Old soldier driven to drink

Posted on | August 23, 2012 | 4 Comments

There’s a wheelbarrow in the kitchen. How it got there doesn’t bear thinking about. The moment for thought is long gone. With every bang of my shin on the barrow, it dawns on me that this is only the first load of many of oranges, lemons and tangerines that needs picking, trimming, washing, drying, sizing and packing in the 18 hours before I debut at the Altadena Farmers Market.

The good news is that my hands no longer hurt. The bad news? They have no sensation whatsoever.

Folly this painful generally starts with an oversight.

Click here to keep reading in the LA Weekly about how hard it can be to check waste in a Southern California dream garden. As to why checking waste is a goal, do read the Natural Resources Defense Council report estimating that 40% of the food we grow is thrown away. In California, that means massive amounts of water and energy are squandered. *This post has been updated to add the NRDC  link.



4 Responses to “Old soldier driven to drink”

  1. steve carlton
    August 23rd, 2012 @ 11:13 am

    Emily –
    So, completly off subject.
    Love the 1930’s/1940’s Altadena kitchen.
    And it is so organized and clean.
    Just what a journalist/water wonk wants to hear.

  2. EmilyGreen
    August 23rd, 2012 @ 11:52 am

    Steve, what a nice comment. Thank you! It’s funny, I used to have a more modern “dream” kitchen at my old place, but prefer this simple 1940s counter & cooker and sink one. Also, there is no way I would spend good money on a new kitchen instead of, say, solar, greywater, rain-water harvesting and drip systems. Was struck cleaning up after this week’s fruit packing to listen to radio coverage of the recent NRDC report that the US throws away 40% of its food. Our capacity for waste isn’t new, but I found myself wondering what that figure would be if you factored in wasted back yard fruit in LA County? Anyway, thanks for the comment and for those who missed the NRDC report, here’s a link: http://www.nrdc.org/food/wasted-food.asp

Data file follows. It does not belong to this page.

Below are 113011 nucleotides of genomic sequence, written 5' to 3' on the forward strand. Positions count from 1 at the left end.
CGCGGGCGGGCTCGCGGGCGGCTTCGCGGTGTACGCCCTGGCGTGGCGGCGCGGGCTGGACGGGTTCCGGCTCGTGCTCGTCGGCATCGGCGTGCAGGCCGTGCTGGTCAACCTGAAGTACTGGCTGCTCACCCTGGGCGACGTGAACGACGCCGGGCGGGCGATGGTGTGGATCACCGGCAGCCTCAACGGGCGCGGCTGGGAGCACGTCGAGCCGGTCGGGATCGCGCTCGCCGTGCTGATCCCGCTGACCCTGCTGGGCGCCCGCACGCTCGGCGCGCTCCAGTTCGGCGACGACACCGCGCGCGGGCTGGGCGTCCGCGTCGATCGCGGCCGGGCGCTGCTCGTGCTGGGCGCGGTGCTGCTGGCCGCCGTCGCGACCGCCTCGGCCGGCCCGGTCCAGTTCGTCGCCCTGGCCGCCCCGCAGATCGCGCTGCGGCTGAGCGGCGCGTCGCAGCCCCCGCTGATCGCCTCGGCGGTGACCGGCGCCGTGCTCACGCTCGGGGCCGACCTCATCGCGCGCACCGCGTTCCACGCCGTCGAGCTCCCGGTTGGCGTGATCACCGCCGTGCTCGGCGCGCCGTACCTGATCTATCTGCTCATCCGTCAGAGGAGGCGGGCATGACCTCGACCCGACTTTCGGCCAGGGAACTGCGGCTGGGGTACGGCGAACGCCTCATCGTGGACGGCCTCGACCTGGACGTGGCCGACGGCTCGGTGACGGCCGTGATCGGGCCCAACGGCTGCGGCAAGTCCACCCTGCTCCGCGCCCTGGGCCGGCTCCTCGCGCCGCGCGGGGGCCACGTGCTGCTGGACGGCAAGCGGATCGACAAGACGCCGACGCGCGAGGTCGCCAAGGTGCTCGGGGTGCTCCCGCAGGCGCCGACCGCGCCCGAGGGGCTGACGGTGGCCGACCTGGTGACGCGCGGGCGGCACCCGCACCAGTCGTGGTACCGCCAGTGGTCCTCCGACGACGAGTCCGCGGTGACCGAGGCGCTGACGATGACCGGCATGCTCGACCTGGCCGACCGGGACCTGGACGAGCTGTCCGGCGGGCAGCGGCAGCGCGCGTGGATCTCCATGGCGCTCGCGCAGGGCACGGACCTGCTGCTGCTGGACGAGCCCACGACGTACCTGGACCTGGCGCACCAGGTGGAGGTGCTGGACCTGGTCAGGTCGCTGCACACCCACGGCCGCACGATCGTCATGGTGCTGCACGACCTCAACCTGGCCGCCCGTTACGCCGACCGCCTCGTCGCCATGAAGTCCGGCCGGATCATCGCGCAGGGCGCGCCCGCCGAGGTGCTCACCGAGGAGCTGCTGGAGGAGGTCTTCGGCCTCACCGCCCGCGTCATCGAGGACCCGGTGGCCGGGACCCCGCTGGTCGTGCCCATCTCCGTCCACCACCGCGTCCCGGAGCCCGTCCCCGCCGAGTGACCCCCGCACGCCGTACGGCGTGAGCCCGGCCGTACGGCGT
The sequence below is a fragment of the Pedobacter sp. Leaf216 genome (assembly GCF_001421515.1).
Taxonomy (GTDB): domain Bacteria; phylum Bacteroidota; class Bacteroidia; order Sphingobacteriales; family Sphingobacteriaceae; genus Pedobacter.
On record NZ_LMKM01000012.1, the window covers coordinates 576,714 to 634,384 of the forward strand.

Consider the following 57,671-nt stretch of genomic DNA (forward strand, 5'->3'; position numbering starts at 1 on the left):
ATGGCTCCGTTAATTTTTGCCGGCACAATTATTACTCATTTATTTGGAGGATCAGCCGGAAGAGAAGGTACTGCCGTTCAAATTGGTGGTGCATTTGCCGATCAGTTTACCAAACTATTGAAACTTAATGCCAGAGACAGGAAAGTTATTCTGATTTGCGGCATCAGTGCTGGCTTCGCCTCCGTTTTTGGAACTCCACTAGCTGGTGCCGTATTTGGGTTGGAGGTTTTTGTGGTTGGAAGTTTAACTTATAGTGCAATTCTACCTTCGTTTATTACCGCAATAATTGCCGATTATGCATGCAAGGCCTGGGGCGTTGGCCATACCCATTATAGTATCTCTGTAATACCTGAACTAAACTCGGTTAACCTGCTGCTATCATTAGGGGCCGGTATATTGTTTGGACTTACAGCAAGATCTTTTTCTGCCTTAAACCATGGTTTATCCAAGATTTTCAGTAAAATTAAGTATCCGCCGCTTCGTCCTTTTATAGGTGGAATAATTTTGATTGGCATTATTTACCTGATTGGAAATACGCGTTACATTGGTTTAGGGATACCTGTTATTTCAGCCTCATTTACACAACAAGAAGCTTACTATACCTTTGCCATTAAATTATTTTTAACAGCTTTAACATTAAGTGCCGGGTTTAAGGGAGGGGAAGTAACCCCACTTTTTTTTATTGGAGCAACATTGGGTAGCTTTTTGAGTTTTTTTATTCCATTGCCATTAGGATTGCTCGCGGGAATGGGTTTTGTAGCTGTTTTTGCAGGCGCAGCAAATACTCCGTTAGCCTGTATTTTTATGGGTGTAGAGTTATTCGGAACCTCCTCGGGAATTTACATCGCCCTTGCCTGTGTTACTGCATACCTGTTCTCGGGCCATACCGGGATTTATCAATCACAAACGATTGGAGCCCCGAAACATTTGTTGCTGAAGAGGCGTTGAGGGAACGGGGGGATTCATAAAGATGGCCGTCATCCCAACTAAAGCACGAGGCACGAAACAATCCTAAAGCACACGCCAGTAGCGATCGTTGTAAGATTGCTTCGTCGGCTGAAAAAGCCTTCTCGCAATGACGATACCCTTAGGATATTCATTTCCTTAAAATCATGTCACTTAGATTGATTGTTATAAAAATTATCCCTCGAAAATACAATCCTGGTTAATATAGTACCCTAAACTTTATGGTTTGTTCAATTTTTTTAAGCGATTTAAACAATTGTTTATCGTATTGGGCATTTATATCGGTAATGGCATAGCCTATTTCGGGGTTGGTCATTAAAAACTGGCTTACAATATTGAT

3. Lorene
    August 24th, 2012 @ 9:14 am

    Emily – I love this tale of resourcefulness backed up with hard work. I am constantly reminded, while toiling away in my tiny vegetable garden, to give props to the farmers who do the really heavy lifting! We have local gleaning organizations to harvest surplus backyard fruit but I’m afraid our PNW gardens yield more Italian plums than exotic citrus! Your Old Soldier sounds delish – I’ll give it a go and toast your efforts! Cheers.

  4. BMBM
    August 28th, 2012 @ 11:46 am

    If Iris and I were in town, we wouldn’t have come over to help and share lemonade! Maybe next week?

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